Producer Quincy Jones was planning to properly pay homage and do more good with "We Are the World" for its 25th anniversary. He wanted both to celebrate the late Michael Jackson, who co-wrote the charitable hit with Lionel Richie, and to remind the world what a powerful force it can be when musicians come together.
Then disaster struck Haiti. "We Are the World," which was originally recorded for charitable causes in Africa, became a new anthem for Haitian relief.
Producer, songwriter and arranger Mervyn Warren received the call to put together vocal arrangements for a remake with a superstar lineup. Warren had previously worked with Jones, whom he calls his ultimate mentor, and was more than up for the task.
More than 80 artists, including Pink, Celine Dion, Usher and Barbra Streisand, recorded the remade song in just 14 hours in a Los Angeles recording studio. Warren, a founding member of a cappella sextet Take 6, worked tirelessly with other producers, including Patti Austin, Wyclef Jean, RedOne and Ricky Minor, to put together the perfect sound. Warren says the key for the "Artists for Haiti" version of "We Are the World" was to "come up with some new things, which is how the inclusion of rap and electronic beats emerged to be truly reflective of 2010." Additionally, Warren says, the voices were multitracked. "In some instances, there are 300 to 400 voices singing melody and harmony at the same time."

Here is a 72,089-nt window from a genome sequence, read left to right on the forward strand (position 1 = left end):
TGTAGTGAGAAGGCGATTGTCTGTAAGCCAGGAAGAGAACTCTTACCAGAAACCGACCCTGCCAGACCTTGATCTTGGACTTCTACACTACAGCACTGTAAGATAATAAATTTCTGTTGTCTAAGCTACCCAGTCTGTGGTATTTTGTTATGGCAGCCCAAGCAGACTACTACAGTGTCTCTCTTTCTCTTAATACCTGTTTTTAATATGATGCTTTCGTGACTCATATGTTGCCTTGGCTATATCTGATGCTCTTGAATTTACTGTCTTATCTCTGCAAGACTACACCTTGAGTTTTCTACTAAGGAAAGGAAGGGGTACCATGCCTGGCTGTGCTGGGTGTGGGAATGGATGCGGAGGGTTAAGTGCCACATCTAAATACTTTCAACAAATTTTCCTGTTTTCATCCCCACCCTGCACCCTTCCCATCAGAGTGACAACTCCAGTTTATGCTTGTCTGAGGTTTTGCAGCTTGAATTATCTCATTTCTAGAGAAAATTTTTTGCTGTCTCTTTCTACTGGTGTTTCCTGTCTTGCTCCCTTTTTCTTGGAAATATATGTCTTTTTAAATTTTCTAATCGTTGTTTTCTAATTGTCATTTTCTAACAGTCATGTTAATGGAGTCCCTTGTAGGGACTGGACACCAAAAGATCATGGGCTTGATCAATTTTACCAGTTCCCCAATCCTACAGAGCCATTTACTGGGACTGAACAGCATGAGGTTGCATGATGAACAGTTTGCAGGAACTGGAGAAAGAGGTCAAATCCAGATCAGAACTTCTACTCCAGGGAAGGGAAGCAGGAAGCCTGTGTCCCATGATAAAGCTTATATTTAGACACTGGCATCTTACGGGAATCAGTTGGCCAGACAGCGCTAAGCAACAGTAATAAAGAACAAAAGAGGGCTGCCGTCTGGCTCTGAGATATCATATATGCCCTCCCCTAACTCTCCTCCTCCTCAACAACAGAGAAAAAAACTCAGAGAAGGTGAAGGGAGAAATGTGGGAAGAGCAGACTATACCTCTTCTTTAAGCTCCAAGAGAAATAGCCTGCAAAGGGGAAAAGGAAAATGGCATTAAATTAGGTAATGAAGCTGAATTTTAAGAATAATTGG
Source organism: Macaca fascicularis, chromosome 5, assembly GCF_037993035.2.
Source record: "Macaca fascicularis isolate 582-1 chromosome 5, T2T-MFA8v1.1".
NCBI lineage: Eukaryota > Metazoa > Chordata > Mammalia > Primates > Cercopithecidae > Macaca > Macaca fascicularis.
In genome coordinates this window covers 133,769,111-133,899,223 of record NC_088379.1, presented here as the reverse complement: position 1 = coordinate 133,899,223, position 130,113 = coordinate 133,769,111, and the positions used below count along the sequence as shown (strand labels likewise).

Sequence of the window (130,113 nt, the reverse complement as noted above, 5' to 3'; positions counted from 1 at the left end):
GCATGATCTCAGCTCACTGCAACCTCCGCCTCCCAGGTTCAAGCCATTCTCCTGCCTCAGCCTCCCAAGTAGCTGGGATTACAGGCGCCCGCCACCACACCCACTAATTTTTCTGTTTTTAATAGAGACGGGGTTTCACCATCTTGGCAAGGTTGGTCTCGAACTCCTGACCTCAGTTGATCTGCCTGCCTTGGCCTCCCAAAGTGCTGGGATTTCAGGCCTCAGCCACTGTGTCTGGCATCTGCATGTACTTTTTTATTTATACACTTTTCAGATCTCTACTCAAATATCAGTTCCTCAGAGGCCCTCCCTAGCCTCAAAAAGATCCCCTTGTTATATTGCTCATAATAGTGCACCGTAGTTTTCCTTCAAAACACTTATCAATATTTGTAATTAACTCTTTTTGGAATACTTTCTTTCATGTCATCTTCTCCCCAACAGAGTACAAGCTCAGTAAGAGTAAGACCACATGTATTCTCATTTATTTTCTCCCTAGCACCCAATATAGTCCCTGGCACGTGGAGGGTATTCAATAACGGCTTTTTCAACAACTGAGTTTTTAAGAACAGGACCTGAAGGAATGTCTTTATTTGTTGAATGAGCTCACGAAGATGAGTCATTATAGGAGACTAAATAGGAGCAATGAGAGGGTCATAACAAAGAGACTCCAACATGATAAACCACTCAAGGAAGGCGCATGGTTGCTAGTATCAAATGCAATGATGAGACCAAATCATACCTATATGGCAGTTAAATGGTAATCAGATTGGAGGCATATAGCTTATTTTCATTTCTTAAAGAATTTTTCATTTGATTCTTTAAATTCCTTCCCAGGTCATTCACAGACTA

Oscar®-winning director Paul Haggis was in the recording studio to shoot the music video along with Cine Institute, a Haiti-based educational program exposing students to the wonders of filmmaking. Eleven Cine Institute students traveled to Los Angeles to aid in the shooting the seven-minute version of the video, while eight students worked on collecting footage in Haiti.
More on Mervyn's next project
Warren recalls that Haitian-born artist Wyclef gave remarks before the recording. "People started crying because it was so touching," he says.
Warren has been busy on other projects. He's working on Jones' still unnamed tribute album—a collection of Jones-penned hits covered by current artists. Additionally, he has a number of movie projects in the works, including a film in development with Queen Latifah (Warren arranged the music and produced her Super Bowl performance) and a music-based film with Patti Austin.
Last year, he was also lucky to work with one of his biggest influences, Michael Jackson, albeit posthumously, as co-producer on his last single, "This Is It."
Warren's advice to newcomers? "Observe and learn. You are never too old to learn, there is always an opportunity to learn something new—even when you are an expert."